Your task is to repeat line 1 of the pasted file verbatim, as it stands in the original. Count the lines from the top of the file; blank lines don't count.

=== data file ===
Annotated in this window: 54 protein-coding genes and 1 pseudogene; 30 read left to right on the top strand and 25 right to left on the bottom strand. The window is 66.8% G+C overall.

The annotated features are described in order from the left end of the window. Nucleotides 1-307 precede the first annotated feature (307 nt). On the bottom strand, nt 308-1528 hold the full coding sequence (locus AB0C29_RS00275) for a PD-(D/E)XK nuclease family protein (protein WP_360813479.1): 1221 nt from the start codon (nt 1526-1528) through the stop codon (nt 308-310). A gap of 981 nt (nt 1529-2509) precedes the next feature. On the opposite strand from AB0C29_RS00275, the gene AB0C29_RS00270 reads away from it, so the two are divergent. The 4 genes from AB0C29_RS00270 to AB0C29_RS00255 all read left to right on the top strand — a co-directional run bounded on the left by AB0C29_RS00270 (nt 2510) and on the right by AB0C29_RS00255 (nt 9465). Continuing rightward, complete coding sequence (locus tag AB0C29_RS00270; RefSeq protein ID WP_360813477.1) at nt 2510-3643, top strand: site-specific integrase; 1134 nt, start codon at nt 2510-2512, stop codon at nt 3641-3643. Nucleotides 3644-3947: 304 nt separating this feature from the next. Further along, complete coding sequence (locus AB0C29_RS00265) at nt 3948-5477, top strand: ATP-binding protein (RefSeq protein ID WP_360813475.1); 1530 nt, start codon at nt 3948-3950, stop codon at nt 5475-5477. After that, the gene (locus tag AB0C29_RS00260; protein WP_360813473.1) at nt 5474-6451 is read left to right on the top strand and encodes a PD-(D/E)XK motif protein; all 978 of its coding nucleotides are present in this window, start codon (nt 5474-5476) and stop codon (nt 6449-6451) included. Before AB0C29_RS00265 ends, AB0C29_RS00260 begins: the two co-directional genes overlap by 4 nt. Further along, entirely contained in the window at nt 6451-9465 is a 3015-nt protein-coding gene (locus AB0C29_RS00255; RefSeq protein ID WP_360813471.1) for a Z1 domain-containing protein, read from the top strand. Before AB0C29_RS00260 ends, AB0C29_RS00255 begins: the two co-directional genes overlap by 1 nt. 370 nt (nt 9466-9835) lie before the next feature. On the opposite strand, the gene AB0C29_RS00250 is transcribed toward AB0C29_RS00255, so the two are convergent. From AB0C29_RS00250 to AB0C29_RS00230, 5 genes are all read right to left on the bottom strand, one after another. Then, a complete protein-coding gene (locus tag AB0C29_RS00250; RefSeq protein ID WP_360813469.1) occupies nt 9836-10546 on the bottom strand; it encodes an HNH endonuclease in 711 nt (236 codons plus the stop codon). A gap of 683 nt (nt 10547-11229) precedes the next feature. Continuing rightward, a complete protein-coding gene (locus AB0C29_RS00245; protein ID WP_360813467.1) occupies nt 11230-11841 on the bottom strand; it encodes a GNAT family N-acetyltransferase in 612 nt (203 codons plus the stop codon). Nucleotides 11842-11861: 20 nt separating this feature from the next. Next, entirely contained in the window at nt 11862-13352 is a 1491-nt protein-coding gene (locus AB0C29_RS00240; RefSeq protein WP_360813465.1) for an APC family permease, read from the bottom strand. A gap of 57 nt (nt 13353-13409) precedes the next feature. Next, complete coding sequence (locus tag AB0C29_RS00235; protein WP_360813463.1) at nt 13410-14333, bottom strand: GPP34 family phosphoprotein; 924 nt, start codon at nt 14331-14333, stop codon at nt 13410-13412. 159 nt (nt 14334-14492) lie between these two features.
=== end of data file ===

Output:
Annotated in this window: 54 protein-coding genes and 1 pseudogene; 30 read left to right on the top strand and 25 right to left on the bottom strand. The window is 66.8% G+C overall.